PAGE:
In sports, round athletic balls typically spin or rotate when being thrown, kicked, hit, rolled or otherwise projected a particular distance. A rotation is a circular movement of a ball around its center of rotation. Balls and spheres rotate around an imaginary line called a rotation axis. When an athletic ball such as a baseball travels through the atmosphere, the baseball experiences the force of gravity in addition to the drag and Magnus forces as understood by the skilled artisan. For example, when a baseball pitcher throws a baseball, the forward movement of the pitcher's arm propels the baseball with a force that produces a velocity. A countering force called drag (air resistance) slows the baseball down. Simultaneously, the force of gravity places a downward motion onto the baseball. When a ball spins, it creates an envelope of air around it called the boundary layer. This boundary layer moves with the ball whether it spins forward or backward or sideways. The interaction of this boundary layer with the surrounding air results in an outside force that changes the path of the baseball. As understood by persons of ordinary skill in the art, this is known as the “Magnus Effect.”

The spin of the baseball dictates the rotation of the boundary layer. When the ball has back-spin, like a fastball, the boundary layer under the baseball shoots air forward into the air that is trying to move around the baseball. The opposing air flows result in slower air movement and higher air pressure underneath the baseball. On top of the ball, the boundary layer shoots air backward in the same direction as the air that is trying to move around the baseball. These air flows compliment each other and combine to create faster air movement and lower air pressure on top of the baseball. The combination of slower air movement under the ball and faster air movement over the ball creates lift that opposes gravity—a “rise.” The Magnus Effect, in this case, acts just like an airplane wing. For a curveball, the top-spin is like turning that wing upside-down. The opposing air flows are now on top of the baseball and the complimentary air flows are on bottom. Here, the Magnus Effect creates lift that compliments gravity—a drop. With a tilted spin axis, the Magnus Effect creates a tilted lift. A left tilt adds right-to-left movement when the pitch has back-spin and left-to-right movement when the pitch has top-spin. A right tilt has the opposite effects. When a pitch spins perfectly sideways, like a screwball or a sweeping curveball, the Magnus Effect does not create a “rise” or drop. Instead, it creates sideways lift. Viewed from the top, clockwise spin results in left-to-right lift, and counter-clockwise spin results in right-to-left lift. The Magnus Effect is greatest when the baseball's rotation axis is perfectly perpendicular to the velocity of the baseball. As the rotation axis turns (or yaws) from perpendicular to parallel to the baseball's velocity, the Magnus effect decreases accordingly. Likewise, the magnitude of the Magnus effect increases as the spin axis moves from parallel to perpendicular to the baseball's velocity.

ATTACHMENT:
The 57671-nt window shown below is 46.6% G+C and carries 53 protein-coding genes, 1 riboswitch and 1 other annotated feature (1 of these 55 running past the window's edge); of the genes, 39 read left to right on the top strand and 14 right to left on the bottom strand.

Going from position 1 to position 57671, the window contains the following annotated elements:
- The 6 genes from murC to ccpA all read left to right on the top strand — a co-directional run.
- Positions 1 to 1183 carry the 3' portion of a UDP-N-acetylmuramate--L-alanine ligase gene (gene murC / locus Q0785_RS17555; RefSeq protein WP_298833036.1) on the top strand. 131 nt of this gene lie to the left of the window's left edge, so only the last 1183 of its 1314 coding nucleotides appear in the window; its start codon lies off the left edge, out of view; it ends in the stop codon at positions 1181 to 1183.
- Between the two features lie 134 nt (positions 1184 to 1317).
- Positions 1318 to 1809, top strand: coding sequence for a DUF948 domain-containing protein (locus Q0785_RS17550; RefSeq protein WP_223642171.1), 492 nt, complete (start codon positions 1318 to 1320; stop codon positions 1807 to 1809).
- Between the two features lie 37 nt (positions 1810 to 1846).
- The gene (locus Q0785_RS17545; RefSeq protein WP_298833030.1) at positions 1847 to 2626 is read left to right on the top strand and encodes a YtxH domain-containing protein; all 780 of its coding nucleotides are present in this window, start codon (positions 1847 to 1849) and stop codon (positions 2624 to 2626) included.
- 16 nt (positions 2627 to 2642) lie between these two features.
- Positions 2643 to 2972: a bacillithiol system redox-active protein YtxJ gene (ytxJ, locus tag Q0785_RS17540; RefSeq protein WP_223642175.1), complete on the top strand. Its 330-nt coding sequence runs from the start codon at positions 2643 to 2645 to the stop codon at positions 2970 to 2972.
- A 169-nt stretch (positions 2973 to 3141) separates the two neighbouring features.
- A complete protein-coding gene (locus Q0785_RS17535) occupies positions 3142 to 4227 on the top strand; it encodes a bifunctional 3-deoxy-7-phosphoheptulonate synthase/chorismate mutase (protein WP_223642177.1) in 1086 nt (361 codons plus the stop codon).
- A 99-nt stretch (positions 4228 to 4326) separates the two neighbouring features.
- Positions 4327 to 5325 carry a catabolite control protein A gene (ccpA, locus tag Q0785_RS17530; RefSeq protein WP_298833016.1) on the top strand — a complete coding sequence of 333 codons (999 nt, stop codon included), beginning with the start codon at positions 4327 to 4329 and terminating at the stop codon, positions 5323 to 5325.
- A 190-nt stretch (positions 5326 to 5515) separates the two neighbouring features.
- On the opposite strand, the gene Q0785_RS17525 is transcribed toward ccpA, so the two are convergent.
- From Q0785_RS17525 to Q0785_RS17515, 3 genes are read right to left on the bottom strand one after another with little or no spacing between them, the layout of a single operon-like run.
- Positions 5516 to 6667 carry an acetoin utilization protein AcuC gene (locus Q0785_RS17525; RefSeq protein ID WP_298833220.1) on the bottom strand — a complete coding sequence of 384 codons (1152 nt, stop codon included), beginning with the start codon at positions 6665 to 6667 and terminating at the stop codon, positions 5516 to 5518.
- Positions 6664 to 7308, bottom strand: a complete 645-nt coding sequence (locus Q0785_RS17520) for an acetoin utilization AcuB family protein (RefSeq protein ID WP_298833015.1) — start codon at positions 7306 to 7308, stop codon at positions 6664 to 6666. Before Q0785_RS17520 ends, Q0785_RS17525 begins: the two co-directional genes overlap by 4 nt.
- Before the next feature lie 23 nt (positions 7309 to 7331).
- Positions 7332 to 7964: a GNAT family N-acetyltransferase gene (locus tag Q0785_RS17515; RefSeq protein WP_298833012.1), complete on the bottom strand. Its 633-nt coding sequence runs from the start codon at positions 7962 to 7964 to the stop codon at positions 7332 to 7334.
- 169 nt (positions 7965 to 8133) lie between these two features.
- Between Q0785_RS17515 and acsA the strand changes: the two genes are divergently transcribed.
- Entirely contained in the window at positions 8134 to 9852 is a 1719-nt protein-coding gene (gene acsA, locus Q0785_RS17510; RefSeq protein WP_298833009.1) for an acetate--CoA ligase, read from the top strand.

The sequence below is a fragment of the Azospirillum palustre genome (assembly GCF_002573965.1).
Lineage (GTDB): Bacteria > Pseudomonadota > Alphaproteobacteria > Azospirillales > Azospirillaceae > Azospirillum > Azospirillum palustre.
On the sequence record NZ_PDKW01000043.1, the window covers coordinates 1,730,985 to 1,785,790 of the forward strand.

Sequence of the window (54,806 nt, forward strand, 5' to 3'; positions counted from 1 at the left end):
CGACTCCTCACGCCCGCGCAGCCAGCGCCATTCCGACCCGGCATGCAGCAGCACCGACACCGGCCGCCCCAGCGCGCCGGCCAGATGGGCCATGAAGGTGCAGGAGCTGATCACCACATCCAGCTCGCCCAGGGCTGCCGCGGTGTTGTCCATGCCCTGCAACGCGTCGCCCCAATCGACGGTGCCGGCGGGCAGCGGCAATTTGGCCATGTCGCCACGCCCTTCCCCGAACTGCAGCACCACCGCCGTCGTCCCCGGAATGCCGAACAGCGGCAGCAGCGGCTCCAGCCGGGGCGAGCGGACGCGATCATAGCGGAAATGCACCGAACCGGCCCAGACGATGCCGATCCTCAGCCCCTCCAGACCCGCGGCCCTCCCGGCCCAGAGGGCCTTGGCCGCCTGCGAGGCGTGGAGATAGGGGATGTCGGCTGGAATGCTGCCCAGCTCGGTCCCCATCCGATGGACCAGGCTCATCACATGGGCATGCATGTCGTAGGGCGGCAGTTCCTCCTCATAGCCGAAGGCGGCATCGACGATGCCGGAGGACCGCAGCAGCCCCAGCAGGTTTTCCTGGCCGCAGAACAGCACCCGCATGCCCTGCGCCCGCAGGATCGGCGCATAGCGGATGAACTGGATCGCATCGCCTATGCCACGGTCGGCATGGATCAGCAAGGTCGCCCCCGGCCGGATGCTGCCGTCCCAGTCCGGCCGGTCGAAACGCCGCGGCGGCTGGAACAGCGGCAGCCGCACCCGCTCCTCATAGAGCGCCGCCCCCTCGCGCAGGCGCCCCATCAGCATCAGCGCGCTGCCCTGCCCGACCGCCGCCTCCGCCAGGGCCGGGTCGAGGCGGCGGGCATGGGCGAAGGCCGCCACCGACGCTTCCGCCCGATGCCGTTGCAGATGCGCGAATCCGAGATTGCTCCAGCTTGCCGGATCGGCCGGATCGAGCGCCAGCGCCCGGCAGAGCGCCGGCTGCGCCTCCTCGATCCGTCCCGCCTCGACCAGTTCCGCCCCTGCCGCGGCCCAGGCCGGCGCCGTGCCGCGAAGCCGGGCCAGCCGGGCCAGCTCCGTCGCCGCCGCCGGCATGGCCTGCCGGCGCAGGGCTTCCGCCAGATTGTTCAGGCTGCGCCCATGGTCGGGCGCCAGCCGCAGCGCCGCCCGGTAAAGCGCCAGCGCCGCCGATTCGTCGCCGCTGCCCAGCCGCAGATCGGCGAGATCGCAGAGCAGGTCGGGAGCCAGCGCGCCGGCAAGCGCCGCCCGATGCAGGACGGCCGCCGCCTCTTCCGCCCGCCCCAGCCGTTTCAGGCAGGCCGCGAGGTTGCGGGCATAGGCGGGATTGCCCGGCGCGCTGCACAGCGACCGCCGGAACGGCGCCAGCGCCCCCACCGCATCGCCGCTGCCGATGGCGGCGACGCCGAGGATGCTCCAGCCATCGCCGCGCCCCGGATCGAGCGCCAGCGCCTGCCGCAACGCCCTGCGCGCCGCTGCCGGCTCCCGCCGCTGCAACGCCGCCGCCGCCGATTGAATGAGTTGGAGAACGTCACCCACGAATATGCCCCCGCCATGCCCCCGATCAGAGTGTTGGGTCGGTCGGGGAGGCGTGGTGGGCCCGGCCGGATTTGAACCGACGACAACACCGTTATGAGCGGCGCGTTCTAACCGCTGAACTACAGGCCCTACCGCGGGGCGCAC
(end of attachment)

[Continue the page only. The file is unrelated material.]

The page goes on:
In sports, to achieve a desired path of travel of a ball in space it is often necessary to produce a particular ball rotation. Likewise, a particular ball rotation is often an indicator that a ball has been thrown, kicked, tossed, hit, etc., in a proper manner, otherwise a particular rotation would not have been achieved. For example, a properly shot basketball released from a person's hand should have a substantially true backspin, i.e., true north to true south of the ball, toward the basketball goal. By providing a training tool with an indicator member that is visible to the user and/or another person and/or a coach the rotation of a particular ball may be evaluated to determine its accuracy in regard to the optimum desired ball rotation for a particular activity in question.

To better understand the novelty of the device, assembly, system and method of use thereof, reference is hereafter made to the accompanying drawings. Generally, one simplified training tool of this application is provided in FIG. 1. As shown, the training tool 10 includes an athletic ball 12 (or “ball”) and an elongated member or rotation indicator 14 (or “indicator”) extending out from the surface of the ball 12. In one suitable embodiment, the longitudinal axis of the rotation indicator 14 is axially aligned with the central axis or rotation axis of the ball 12 (shown here as extending out from a basketball as such is understood by persons of ordinary skill in the field of athletics). In other embodiments, the rotation indicator 14 may extend out from a ball in a non-axially aligned orientation.